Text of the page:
SSH is a great tool not only to connect and interact with remote servers, in this article we will explore SSH Remote port forward and what it means, we also will explore SSH Local Port Forward and SSH Socks Proxy and how to use that functionality.
Remote port forward basically let’s you forward one port from your machine to a remote machine, for example you want to connect to a local service from a remote server but just temporarily, let’s say you want to connect to a mysql instance on the default port (3306).
ssh -Nn -R 3306:localhost:3306 email@example.com
The parameters and their meaning I extracted a portion of the meaning of parameter from the man page, but in a nutshell it means remote port forward without a shell.
-N Do not execute a remote command. This is useful for just forwarding ports. -n Redirects stdin from /dev/null (actually, prevents reading from stdin). This must be used when ssh is run in the background. -R Specifies that connections to the given TCP port or Unix socket on the remote (server) host are to be forwarded to the local side.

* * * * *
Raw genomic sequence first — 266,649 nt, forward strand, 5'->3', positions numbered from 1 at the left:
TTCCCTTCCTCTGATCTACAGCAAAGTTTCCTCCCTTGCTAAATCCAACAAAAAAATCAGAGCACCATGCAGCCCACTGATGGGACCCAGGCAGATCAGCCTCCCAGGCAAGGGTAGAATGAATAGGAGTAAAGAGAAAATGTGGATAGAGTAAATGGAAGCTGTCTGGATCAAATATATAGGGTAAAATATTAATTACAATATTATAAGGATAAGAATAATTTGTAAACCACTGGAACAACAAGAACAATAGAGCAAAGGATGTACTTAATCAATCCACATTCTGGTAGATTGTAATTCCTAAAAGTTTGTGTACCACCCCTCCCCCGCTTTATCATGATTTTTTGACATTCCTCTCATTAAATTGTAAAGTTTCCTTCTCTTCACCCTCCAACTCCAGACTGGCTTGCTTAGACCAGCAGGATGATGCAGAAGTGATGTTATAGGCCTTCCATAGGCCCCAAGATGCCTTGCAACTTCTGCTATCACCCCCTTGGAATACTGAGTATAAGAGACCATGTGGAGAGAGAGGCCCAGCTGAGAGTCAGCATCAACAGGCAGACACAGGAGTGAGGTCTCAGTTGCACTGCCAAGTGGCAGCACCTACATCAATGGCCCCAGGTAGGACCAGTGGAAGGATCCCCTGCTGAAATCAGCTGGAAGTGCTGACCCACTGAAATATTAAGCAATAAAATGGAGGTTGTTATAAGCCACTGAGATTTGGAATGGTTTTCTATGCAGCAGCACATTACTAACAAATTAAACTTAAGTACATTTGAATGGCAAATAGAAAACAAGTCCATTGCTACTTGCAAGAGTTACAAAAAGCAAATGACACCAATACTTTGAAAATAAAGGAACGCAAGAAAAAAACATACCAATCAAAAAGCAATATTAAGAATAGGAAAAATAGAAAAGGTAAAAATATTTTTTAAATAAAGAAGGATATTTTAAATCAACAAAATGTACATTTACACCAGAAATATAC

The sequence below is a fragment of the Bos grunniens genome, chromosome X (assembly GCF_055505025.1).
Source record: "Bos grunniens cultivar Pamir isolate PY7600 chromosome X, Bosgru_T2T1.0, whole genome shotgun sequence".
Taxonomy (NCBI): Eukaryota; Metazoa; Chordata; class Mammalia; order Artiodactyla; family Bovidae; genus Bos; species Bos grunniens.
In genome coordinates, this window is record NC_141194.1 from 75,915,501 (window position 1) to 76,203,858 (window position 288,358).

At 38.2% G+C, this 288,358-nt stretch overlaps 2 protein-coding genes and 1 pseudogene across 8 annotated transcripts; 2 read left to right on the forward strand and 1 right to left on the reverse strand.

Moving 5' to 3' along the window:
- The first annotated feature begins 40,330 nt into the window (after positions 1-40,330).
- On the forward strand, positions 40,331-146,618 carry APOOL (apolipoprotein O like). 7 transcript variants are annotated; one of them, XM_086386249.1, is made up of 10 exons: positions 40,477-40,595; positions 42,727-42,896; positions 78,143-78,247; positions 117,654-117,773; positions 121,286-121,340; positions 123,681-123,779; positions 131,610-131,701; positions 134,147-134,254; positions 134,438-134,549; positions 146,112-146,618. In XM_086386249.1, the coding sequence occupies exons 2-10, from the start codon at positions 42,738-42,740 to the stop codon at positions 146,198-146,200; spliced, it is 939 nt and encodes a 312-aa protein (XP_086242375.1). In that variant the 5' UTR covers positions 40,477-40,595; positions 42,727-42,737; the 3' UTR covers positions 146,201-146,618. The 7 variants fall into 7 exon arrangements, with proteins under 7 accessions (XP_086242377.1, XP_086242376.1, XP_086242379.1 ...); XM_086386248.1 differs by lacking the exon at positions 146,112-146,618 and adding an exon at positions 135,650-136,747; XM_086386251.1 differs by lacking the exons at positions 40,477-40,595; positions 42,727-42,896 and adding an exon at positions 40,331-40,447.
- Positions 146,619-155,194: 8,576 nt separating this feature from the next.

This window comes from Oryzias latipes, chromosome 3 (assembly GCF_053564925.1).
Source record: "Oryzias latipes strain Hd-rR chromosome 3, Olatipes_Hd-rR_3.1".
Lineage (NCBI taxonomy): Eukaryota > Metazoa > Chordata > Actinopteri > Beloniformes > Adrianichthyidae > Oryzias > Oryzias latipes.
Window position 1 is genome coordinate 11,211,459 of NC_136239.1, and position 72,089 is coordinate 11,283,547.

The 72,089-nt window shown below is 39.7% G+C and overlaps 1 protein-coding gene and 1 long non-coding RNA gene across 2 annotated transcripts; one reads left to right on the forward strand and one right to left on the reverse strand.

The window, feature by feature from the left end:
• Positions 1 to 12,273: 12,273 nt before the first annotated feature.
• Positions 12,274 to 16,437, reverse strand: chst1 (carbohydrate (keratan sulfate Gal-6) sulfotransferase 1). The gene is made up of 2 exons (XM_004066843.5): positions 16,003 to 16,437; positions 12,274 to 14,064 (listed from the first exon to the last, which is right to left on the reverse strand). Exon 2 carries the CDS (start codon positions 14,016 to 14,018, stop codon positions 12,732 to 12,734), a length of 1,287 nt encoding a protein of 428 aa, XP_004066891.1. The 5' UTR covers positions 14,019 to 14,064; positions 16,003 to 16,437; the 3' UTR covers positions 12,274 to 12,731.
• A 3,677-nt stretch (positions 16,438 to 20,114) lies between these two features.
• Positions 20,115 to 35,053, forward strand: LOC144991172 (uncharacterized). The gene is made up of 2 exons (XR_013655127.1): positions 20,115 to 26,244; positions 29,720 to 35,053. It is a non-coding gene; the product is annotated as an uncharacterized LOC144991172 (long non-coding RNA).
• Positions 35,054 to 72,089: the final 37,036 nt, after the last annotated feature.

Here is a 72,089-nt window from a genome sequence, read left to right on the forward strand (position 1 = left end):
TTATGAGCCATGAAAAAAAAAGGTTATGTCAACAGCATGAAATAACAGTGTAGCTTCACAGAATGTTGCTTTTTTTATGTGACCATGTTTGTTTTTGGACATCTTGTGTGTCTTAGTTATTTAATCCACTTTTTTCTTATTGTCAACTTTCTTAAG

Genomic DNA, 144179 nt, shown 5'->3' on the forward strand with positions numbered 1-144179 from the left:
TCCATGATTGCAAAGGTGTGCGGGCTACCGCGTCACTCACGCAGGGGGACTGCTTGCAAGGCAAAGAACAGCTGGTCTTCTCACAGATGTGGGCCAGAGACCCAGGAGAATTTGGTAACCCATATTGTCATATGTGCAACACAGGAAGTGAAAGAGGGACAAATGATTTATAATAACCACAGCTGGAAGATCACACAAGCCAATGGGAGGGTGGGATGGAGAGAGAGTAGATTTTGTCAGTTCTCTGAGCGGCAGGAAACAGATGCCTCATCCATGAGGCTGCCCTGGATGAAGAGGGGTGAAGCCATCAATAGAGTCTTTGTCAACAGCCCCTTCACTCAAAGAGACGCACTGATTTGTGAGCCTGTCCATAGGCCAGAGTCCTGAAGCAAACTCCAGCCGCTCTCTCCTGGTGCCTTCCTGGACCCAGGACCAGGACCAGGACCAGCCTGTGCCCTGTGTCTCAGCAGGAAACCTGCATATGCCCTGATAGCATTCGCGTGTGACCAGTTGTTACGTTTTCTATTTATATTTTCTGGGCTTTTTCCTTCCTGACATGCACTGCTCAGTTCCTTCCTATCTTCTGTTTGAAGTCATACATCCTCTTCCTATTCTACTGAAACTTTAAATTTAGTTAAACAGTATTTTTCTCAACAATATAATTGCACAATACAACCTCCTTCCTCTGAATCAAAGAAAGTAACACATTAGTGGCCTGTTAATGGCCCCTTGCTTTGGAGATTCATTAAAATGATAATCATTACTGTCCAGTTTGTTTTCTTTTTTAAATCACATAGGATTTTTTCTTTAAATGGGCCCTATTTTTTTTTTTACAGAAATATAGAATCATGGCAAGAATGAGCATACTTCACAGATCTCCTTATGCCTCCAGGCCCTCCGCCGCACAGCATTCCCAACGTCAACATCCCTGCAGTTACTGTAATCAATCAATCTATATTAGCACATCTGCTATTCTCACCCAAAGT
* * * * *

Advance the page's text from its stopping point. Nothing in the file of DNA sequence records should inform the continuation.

There are two configuration parameters that can change the behaviour of remote and local forwarded ports, those parameters are
By default this option is
no which means that only the remote computer will be able to connect to the forwarded port, you can set it to
clientspecified to allow other machines use that remote port-forward (handy and dangerous).
By default this option is set to
yes, you can restrict remote and local port forwarding by setting it to
no or allow only local by setting it to
As you can see this option can be really handy to bypass firewalls for example or have a temporary port forward, also if you want to make this automatic and not so temporary you can check autossh. You can use nc (netcat) if you don’t want to install anything to test the connections and the tunnels (nc -l -p PORT) in the server side and (nc HOST PORT) in the client.
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